The Interior Ministry oversees and implements this quiet deportation, largely by revoking the residency status of Palestinians in East Jerusalem. Most Palestinians living in Jerusalem are classified as permanent residents, and this status grants them the right to live in the city. Before 1996, Palestinians lost their status as permanent residents if they lived in a foreign country for more than seven years or if they became a citizen of another country. Palestinians moving from Jerusalem to other parts of the occupied territories did not put their residency status in jeopardy. Now this policy has changed. When Palestinians cannot prove that their "center of life" has been exclusively confined to Jerusalem, the Interior Ministry revokes their permanent residency status.
Loss of residency status does not just prevent Palestinians from living in the city of their birth; it also denies them the social welfare benefits to which they are entitled. The National Insurance Institute (NII) acts to achieve the same objectives as the Ministry of Interior: to force residents of East Jerusalem out of the city. The NII is predisposed to suspect that every resident of East Jerusalem applying for an allotment does not actually reside in the city - and therefore is not entitled to allotments or health insurance. Because of current NII policy, Physicians for Human Rights estimates that some 10,000 Palestinian children in East Jerusalem are not covered by health insurance. In sum, then, the NII has changed from an entity aiming to advance social welfare to any entity serving an illegitimate political goal.7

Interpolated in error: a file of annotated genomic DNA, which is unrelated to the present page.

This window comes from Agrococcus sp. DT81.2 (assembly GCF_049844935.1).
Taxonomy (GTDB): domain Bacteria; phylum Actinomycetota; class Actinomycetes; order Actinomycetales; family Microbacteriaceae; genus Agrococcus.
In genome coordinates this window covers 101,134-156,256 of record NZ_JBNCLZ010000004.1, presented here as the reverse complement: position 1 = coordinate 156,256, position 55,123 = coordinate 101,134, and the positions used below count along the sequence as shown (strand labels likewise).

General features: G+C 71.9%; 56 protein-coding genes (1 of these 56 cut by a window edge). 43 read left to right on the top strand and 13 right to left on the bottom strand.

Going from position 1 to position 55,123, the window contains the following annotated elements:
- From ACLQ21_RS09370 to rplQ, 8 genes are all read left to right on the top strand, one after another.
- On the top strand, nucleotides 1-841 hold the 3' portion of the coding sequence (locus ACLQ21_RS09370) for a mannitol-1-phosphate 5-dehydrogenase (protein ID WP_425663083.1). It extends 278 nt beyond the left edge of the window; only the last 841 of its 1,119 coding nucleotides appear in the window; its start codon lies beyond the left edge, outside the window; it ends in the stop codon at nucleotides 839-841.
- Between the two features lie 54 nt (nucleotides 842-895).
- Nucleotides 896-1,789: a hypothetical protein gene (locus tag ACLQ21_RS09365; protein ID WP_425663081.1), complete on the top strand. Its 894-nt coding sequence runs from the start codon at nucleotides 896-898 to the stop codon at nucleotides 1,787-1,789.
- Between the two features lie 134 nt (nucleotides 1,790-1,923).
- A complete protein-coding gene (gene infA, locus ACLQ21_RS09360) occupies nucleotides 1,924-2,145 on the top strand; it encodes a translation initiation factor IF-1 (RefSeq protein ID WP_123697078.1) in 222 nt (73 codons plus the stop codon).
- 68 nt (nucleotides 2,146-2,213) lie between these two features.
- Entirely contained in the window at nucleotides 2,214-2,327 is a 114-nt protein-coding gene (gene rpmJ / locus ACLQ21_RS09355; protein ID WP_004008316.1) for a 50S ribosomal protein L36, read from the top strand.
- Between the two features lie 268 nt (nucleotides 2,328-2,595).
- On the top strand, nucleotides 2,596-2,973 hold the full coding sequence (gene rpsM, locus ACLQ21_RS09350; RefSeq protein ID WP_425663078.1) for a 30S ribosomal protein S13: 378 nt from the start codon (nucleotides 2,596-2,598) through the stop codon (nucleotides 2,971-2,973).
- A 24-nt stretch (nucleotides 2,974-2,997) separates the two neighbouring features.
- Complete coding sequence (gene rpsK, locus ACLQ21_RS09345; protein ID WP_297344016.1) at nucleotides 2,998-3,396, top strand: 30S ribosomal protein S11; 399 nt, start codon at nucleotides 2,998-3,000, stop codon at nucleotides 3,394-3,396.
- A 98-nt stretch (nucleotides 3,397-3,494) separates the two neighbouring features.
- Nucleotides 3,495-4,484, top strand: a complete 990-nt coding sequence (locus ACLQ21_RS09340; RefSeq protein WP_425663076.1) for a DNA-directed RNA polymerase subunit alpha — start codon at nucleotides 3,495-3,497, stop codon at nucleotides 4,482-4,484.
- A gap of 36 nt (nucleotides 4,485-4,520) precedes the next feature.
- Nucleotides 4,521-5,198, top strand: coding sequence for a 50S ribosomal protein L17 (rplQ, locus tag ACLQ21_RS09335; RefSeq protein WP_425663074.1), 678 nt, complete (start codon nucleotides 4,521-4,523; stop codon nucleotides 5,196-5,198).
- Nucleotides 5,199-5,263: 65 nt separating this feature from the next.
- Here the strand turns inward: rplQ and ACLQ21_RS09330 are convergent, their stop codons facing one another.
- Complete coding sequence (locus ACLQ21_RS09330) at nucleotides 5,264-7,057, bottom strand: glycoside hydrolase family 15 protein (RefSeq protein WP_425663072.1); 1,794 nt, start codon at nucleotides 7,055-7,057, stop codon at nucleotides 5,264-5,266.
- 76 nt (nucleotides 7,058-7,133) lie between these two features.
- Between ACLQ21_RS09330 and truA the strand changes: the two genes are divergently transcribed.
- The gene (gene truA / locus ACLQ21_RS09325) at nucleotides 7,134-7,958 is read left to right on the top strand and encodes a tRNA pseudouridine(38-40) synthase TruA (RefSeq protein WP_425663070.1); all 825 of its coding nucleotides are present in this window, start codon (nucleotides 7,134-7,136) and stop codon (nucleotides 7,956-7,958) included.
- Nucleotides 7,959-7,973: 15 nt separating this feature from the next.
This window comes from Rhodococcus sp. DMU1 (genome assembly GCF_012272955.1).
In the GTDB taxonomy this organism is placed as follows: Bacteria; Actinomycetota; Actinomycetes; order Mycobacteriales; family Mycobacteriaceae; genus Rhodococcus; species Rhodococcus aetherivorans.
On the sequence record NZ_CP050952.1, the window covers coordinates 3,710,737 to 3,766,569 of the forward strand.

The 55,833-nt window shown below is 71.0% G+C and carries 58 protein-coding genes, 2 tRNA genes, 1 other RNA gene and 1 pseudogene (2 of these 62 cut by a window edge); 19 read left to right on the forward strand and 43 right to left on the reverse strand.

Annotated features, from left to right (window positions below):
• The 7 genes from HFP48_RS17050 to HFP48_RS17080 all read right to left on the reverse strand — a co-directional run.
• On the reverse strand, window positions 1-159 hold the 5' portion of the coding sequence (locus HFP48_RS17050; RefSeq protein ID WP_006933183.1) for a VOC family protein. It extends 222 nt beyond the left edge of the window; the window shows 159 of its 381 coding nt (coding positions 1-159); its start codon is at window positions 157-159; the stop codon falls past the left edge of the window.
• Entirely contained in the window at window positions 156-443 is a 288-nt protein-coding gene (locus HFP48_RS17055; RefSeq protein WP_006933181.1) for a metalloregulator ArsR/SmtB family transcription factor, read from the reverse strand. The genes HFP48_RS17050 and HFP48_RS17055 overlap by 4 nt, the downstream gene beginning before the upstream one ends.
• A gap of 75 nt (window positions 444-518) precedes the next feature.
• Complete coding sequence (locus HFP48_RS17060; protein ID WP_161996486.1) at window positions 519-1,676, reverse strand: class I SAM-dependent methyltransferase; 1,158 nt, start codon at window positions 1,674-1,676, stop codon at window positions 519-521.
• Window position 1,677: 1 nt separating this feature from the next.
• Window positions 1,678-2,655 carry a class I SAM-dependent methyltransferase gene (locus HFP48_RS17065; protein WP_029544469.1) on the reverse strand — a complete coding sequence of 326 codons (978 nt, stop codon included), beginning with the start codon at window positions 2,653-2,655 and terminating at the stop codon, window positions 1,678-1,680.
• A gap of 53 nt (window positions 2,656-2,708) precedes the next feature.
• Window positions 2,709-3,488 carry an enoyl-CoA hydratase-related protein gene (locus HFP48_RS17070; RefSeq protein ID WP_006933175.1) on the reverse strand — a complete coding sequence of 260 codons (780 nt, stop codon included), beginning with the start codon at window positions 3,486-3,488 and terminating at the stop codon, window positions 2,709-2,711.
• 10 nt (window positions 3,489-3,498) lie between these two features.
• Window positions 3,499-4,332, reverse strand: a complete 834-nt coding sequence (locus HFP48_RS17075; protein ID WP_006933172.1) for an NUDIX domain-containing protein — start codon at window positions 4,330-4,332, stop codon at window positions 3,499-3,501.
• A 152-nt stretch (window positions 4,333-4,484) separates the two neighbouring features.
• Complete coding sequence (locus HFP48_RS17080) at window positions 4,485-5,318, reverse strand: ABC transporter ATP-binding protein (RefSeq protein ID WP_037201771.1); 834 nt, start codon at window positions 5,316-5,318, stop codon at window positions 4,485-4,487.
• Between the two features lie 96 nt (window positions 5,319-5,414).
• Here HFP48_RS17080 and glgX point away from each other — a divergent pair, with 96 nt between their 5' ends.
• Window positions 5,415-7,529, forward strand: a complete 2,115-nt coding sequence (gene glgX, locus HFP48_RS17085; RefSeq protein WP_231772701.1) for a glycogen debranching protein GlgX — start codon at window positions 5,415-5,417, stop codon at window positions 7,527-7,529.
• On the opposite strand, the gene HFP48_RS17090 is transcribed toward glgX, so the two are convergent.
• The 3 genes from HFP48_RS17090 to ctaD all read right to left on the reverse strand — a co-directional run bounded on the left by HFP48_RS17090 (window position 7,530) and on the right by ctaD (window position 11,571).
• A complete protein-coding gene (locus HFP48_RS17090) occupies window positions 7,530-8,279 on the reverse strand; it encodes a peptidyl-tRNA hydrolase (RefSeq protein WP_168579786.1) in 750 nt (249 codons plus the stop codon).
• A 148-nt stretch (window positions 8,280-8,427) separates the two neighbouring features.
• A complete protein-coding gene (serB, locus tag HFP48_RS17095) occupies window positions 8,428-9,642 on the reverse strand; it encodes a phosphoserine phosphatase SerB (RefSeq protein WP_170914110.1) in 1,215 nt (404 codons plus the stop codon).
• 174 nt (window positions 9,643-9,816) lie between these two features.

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In his autobiography, Nelson Mandela recalls how, during his career as a lawyer and activist, he evolved "from having an idealistic view of the law as a sword of justice to a perception of the law as a tool used by the ruling class to shape society in a way favorable to itself."8 Sadly, Israel relies on the law to trample basic rights - from sanctioning torture to taking hostages, from establishing settlements to demolishing houses, from deporting hundreds of Palestinians to deliberately discriminating against the Palestinian population in all matters relating to land expropriation, planning, and building.